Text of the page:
Quiet Holidays in Tuscany

Quiet Holidays in Tuscany. Casa Passerini is immersed in verdant woodland and a stone’s throw from the Casentine Forests.

Quiet Holidays in Tuscany, The Farm

Organic barley, durum wheat and rape are grown on the 100 plus hectare farm of Casa Passerini. The terraced land around the villa l’Intento is used to cultivate olive trees that produce enough olive oil for the Manetti family and their guests.

The woods ensure a continuous source of work: Marco and his co-workers obtain enough fire wood for the farm, the families living in Londa and its neighbouring villages.

Alpine chamois goats and kids are reared on the farm. The surrounding landscape is home to all sorts of wild animals including deer, roe, porcupines and hares.

Casa Passerini farmhouse in Londa, Florence (Tuscany)

A Little History

Gianna, originally from Pontassieve (a small town about 20km from Londa) and Marcello, born in Fiesole (near Florence), married in 1973. Their passion for the countryside drew them to Londa, where they bought the villa l’Intento and the surrounding olive groves. And so renovation work began on the villa. The work was painstakingly long and slow and it was during this period that the villa served as a weekend retreat.

Marco was born in 1976 and four years later, once the restoration work had been completed, the Manetti family moved into the villa. Yet soon afterwards Marcello was chomping at the bit, dreaming that one day Casa Passerini and its land would be the family home. At that time Casa Passerini was an old wreck, but a wreck that was soon to come to life again.

Casa Passerini is an historic manor house built by Count Galli Tassi Passerini in 1620 as a country residence. Members of the Tassi Passerini family are very well known in Florence in that they married into the Medici family. Subsequently Casa Passerini passed into the ownership of the family of Count Ghezzi (a Florentine nobleman) and then the Gancia family of Turin who left the building to rack and ruin in 1960.

Between 1985 and 1986 Count Gancia resolved to put the Casa Passerini Estate up for sale. Marcello wasted no time and seized the opportunity. His dream had come true.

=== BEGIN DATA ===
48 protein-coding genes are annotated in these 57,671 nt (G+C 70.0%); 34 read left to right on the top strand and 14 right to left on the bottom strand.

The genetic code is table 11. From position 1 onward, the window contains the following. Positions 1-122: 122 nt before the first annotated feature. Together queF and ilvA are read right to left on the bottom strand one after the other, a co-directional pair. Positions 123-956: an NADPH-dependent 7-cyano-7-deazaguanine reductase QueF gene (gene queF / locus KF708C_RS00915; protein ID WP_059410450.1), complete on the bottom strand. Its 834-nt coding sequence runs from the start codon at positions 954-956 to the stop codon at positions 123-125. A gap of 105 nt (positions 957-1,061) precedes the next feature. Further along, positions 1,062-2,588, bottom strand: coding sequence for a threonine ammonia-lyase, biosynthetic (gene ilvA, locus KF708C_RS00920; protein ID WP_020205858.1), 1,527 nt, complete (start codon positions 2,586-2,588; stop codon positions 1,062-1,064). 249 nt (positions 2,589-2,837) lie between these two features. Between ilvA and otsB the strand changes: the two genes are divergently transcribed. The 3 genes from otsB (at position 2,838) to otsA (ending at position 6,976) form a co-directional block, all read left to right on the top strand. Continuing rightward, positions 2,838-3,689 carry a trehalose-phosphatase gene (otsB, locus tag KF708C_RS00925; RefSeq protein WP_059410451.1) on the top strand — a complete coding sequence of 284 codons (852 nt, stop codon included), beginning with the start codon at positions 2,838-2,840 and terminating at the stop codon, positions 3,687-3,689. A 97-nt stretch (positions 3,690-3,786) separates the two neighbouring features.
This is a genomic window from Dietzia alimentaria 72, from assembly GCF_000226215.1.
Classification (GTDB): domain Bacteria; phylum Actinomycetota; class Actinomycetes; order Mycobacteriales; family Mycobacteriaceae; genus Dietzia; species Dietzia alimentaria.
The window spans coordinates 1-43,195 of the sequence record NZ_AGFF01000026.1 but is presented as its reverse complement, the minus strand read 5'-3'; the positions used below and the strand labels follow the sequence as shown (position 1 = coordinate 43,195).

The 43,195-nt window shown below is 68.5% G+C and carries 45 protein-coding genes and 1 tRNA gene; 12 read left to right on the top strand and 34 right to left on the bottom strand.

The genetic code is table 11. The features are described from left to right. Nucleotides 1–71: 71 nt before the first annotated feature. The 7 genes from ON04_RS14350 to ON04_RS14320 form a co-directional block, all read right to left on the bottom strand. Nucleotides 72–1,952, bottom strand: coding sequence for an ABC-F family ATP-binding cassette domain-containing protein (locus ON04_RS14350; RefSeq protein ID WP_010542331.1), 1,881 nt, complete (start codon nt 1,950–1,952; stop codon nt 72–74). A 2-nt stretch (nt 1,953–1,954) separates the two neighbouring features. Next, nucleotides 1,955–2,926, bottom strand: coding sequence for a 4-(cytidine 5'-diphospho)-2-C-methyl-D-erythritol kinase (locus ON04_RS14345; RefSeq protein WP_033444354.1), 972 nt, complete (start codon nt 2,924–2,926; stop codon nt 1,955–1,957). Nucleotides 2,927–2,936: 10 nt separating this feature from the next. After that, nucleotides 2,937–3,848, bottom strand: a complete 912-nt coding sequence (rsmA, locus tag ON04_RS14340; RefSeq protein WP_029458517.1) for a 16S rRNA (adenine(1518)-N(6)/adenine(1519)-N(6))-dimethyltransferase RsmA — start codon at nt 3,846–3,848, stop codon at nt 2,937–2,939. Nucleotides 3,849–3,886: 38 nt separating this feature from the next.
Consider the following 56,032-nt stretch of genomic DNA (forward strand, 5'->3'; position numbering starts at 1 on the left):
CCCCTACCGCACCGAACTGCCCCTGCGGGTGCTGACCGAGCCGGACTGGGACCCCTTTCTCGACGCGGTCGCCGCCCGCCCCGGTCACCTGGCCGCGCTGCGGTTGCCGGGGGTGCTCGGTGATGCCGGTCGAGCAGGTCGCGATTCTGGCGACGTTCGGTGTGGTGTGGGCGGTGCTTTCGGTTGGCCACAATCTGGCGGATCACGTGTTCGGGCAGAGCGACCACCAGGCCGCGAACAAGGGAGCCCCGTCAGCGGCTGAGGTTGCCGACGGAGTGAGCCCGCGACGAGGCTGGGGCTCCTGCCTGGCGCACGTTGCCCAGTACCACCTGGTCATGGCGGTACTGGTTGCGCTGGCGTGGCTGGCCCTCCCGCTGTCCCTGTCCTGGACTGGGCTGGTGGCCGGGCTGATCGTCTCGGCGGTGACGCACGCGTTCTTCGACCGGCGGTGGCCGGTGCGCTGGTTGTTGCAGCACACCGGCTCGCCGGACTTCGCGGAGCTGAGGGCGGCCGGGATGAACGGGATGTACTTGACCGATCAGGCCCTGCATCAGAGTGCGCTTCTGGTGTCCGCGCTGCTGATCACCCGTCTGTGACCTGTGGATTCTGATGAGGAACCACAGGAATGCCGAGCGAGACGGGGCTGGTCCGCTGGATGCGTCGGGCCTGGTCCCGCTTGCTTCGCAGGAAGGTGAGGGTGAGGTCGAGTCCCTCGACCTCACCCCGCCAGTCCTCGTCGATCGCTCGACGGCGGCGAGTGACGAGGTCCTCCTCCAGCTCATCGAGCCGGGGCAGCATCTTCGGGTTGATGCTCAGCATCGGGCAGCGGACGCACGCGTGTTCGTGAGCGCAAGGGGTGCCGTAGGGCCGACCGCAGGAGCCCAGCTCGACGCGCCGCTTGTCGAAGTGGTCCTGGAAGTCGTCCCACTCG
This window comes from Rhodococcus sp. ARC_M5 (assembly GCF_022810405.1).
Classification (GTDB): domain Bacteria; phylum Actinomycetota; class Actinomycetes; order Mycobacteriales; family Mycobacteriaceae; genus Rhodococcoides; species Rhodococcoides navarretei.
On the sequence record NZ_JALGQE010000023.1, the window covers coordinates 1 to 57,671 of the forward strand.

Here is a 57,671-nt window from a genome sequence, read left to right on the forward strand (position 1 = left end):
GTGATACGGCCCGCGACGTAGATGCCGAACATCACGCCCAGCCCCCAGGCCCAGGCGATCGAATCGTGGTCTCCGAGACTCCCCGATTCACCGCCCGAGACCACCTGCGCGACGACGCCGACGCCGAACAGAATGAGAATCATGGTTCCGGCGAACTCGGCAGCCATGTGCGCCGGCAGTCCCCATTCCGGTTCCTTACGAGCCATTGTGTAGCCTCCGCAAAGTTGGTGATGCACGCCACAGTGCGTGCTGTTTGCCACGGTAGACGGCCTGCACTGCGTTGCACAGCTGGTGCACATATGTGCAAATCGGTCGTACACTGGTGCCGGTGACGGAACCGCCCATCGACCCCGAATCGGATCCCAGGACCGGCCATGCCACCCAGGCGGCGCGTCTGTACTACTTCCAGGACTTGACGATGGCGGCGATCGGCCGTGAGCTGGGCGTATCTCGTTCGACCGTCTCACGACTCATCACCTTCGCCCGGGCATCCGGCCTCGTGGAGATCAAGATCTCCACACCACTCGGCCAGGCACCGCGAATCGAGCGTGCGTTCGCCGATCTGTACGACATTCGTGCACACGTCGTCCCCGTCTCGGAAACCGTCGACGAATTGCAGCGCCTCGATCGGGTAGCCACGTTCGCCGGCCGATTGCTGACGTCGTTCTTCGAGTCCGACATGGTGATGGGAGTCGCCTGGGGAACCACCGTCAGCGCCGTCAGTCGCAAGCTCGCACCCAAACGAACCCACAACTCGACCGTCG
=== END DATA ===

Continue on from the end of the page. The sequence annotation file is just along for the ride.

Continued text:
By 1986 the buildings were crumbling apart and in a poor state. Marcello, assisted by the able hands of family members, worked unstintingly on the renovation of the buildings. Over time the stone built outhouses regained all the semblance of their former glory and the farm was once again back on its feet.

In early 2000 some of the buildings on the Casa Passerini Farm were turned into guest accommodation for those staying on the farm and the manor house became home to Marcello, Gianna, Marco and Giulia.

A holiday at Casa Passerini is an unforgettable experience, as testified by Gianna and Marcello’s many friends who having spent a holiday there keep coming back year after year.

Torna all'inizio dei contenuti

Calendar of Farm Activities


Firewood cutting and retail sale of firewood.


Firewood cutting and retail sale of firewood.


First hay cutting, pruning, cleaning of the fields and access roads. The kitchen garden is ploughed in preparation for sowing. The first kids are born sometime this month.


Hay making is in full swing with the cutting and baling of loose hay in hay presses. Sowing in the kitchen garden begins, the first asparagus are picked and more kids come to light.


Hay making continues (cutting and baling), tomatoes and salad greens are planted. The goats are milked.


Cherries are picked for jams as are mushrooms (Porcini and Gallinelle). Goat milking continues.


The threshing of wheat begins, hay making (cutting and baling) and goat milking continue. The kitchen garden produce (tomatoes, green beans, courgettes and other vegetables) are picked. The fields are ploughed and prepared for the sowing of wheat, barley and rape.


Tomato passata is made with the freshly picked tomatoes. Goat milking continues and blackberries are picked for jams. The firewood cut in the winter months is collected and removed. The fields continue to be ploughed.


The fields are ploughed, the goats milked and blackberries are picked for jam making. If it’s been raining we go mushroom picking. Renate and Rodolfo arrive, farmhouse habitués who’ve been coming for the last thirteen years.


Chestnuts are picked and are used to make chestnut jam.


We start cutting the firewood in the woods. Olives are harvested.


The firewood cutting continues and the olives are taken to the mill for processing.